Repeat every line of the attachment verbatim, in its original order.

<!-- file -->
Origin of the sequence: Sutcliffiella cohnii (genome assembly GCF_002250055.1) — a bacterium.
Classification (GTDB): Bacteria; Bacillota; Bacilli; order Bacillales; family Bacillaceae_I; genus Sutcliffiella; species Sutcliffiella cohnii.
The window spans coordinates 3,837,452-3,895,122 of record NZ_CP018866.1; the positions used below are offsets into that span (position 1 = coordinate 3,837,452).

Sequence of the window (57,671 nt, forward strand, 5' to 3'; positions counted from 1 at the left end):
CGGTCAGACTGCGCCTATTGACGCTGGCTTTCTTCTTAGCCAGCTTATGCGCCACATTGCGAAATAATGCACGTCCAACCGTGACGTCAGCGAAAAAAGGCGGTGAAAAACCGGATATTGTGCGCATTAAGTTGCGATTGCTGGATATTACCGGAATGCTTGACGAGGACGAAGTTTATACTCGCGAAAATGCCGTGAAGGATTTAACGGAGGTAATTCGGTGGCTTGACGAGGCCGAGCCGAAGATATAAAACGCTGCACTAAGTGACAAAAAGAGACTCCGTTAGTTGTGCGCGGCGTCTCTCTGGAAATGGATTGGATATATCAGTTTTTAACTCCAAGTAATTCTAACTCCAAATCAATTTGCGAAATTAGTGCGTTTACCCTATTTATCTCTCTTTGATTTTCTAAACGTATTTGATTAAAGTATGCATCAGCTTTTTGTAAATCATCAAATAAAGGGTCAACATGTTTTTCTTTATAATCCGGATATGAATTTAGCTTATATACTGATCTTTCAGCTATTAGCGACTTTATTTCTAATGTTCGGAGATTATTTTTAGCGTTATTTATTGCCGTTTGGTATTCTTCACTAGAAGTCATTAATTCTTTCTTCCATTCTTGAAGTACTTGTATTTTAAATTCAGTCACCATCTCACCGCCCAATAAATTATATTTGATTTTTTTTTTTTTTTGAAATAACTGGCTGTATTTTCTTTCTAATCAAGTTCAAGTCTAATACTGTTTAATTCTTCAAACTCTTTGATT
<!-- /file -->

Origin of the sequence: Sutcliffiella cohnii (genome assembly GCF_002250055.1) — a bacterium.
Classification (GTDB): Bacteria; Bacillota; Bacilli; order Bacillales; family Bacillaceae_I; genus Sutcliffiella; species Sutcliffiella cohnii.
The window spans coordinates 3,837,452-3,895,122 of record NZ_CP018866.1; the positions used below are offsets into that span (position 1 = coordinate 3,837,452).

Sequence of the window (57,671 nt, forward strand, 5' to 3'; positions counted from 1 at the left end):
CGGTCAGACTGCGCCTATTGACGCTGGCTTTCTTCTTAGCCAGCTTATGCGCCACATTGCGAAATAATGCACGTCCAACCGTGACGTCAGCGAAAAAAGGCGGTGAAAAACCGGATATTGTGCGCATTAAGTTGCGATTGCTGGATATTACCGGAATGCTTGACGAGGACGAAGTTTATACTCGCGAAAATGCCGTGAAGGATTTAACGGAGGTAATTCGGTGGCTTGACGAGGCCGAGCCGAAGATATAAAACGCTGCACTAAGTGACAAAAAGAGACTCCGTTAGTTGTGCGCGGCGTCTCTCTGGAAATGGATTGGATATATCAGTTTTTAACTCCAAGTAATTCTAACTCCAAATCAATTTGCGAAATTAGTGCGTTTACCCTATTTATCTCTCTTTGATTTTCTAAACGTATTTGATTAAAGTATGCATCAGCTTTTTGTAAATCATCAAATAAAGGGTCAACATGTTTTTCTTTATAATCCGGATATGAATTTAGCTTATATACTGATCTTTCAGCTATTAGCGACTTTATTTCTAATGTTCGGAGATTATTTTTAGCGTTATTTATTGCCGTTTGGTATTCTTCACTAGAAGTCATTAATTCTTTCTTCCATTCTTGAAGTACTTGTATTTTAAATTCAGTCACCATCTCACCGCCCAATAAATTATATTTGATTTTTTTTTTTTTTTGAAATAACTGGCTGTATTTTCTTTCTAATCAAGTTCAAGTCTAATACTGTTTAATTCTTCAAACTCTTTGATT